Klansmen, Lawmen, and Employers in the Long Nineteenth Century
By Chad E. Pearson
324 pp., 6.125 x 9.25, 12 halftones
Paperback ISBN: 978-1-4696-7173-4
Published: November 2022
Hardcover ISBN: 978-1-4696-7172-7
Published: November 2022
eBook ISBN: 978-1-4696-7174-1
Published: October 2022
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- Paperback $34.95
- Hardcover $99.00
- E-Book $22.99
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Ultimately, this book suggests that the birth of law and order politics as we know it can be found in nineteenth-century campaigns of organized terror against an assortment of ordinary people across racial lines conducted by Klansmen, lawmen, vigilantes, and union busters.
About the Author
Chad E. Pearson is lecturer at the University of North Texas.
For more information about Chad E. Pearson, visit the Author Page.
"A well-documented and -crafted narrative, Capital’s Terrorists powerfully points us to the origins of anti-labor violence and terrorism rooted in racial supremacy ideologies, anti-immigrant xenophobia, and a pathological obsession with violence to uphold the existing capitalist order."—Journal of Labor and Society
"Not only is Capitalist’s Terrorists an important history, but it is also essential to understanding the brutal truth of US capitalism and its meaning in today’s hypercapitalist reality."—CounterPunch
"Counter-revolution combines white supremacy, worker exploitation, and patriarchy. After the Civil War, it was maintained by the terror of lynching, kidnapping, massacres, drive-outs, blacklisting, and book burnings organized by gentlemanly brotherhoods of the propertied—the Ku Klux Klan, the Law and Order League, and the Citizen’s Alliance. Call them brutes in suits, millionaire murderers, or simply the bourgeoisie, their decentralized, disguised, dastardly, dark, and demonic deeds deserve damnation, as Chad Pearson factually describes and brilliantly shows."—Peter Linebaugh, author of Red Round Globe Hot Burning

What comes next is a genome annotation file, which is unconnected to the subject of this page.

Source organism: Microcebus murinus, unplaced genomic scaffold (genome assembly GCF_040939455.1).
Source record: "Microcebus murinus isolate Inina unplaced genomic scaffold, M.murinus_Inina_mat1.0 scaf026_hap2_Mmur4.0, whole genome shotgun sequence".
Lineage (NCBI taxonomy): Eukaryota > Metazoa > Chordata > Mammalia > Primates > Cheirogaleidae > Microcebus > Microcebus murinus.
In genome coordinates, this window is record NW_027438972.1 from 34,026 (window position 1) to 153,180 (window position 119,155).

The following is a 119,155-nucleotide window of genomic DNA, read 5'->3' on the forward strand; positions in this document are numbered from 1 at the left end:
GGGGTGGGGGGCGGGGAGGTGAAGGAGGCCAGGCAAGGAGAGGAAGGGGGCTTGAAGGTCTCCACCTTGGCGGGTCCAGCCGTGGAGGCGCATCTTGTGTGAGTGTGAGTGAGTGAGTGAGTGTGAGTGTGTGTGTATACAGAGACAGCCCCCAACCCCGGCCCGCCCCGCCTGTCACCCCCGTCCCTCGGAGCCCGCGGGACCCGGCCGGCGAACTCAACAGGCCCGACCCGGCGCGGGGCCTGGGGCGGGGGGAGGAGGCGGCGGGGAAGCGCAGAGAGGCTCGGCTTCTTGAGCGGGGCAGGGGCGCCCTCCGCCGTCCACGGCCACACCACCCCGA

"Grippingly narrated and drawn from a rich source base, Capital's Terrorists demonstrates that employer violence typified labor-management relations in the late nineteenth and early twentieth centuries. Pearson's detailed account of employers' anti-union actions sheds light on the organizers and perpetrators of direct violence; the people who suppressed information about employer violence and union voices; and the people who spun lies and half-truths to present employer violence in the best possible light. A must-read for anyone concerned with workers' lives past and especially present."—Nate Holdren, author of Injury Impoverished: Workplace Accidents, Capitalism, and Law in the Progressive Era